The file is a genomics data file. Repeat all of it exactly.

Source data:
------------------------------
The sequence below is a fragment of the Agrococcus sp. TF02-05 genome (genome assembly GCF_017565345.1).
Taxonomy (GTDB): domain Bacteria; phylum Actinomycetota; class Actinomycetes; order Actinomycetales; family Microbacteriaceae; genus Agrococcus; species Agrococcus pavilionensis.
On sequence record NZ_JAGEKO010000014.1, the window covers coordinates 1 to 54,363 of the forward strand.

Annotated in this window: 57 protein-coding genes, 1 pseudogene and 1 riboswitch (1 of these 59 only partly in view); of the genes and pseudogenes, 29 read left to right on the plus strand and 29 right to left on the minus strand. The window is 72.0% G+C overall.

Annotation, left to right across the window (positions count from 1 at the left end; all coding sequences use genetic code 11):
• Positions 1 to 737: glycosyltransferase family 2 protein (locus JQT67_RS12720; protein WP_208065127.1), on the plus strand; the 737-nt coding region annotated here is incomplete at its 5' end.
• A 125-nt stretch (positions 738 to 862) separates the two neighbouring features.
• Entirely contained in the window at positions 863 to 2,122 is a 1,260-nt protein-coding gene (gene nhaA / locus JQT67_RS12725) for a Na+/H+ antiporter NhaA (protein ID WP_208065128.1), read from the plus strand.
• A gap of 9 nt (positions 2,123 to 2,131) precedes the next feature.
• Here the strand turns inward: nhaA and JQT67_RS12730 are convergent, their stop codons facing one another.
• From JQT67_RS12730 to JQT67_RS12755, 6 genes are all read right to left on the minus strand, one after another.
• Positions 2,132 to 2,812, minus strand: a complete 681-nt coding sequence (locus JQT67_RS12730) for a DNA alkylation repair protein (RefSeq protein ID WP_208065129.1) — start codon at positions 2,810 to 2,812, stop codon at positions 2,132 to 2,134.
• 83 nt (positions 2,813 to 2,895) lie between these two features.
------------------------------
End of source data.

The sequence below is a fragment of the Agrococcus sp. TF02-05 genome (genome assembly GCF_017565345.1).
Taxonomy (GTDB): domain Bacteria; phylum Actinomycetota; class Actinomycetes; order Actinomycetales; family Microbacteriaceae; genus Agrococcus; species Agrococcus pavilionensis.
On sequence record NZ_JAGEKO010000014.1, the window covers coordinates 1 to 54,363 of the forward strand.

Annotated in this window: 57 protein-coding genes, 1 pseudogene and 1 riboswitch (1 of these 59 only partly in view); of the genes and pseudogenes, 29 read left to right on the plus strand and 29 right to left on the minus strand. The window is 72.0% G+C overall.

Annotation, left to right across the window (positions count from 1 at the left end; all coding sequences use genetic code 11):
• Positions 1 to 737: glycosyltransferase family 2 protein (locus JQT67_RS12720; protein WP_208065127.1), on the plus strand; the 737-nt coding region annotated here is incomplete at its 5' end.
• A 125-nt stretch (positions 738 to 862) separates the two neighbouring features.
• Entirely contained in the window at positions 863 to 2,122 is a 1,260-nt protein-coding gene (gene nhaA / locus JQT67_RS12725) for a Na+/H+ antiporter NhaA (protein ID WP_208065128.1), read from the plus strand.
• A gap of 9 nt (positions 2,123 to 2,131) precedes the next feature.
• Here the strand turns inward: nhaA and JQT67_RS12730 are convergent, their stop codons facing one another.
• From JQT67_RS12730 to JQT67_RS12755, 6 genes are all read right to left on the minus strand, one after another.
• Positions 2,132 to 2,812, minus strand: a complete 681-nt coding sequence (locus JQT67_RS12730) for a DNA alkylation repair protein (RefSeq protein ID WP_208065129.1) — start codon at positions 2,810 to 2,812, stop codon at positions 2,132 to 2,134.
• 83 nt (positions 2,813 to 2,895) lie between these two features.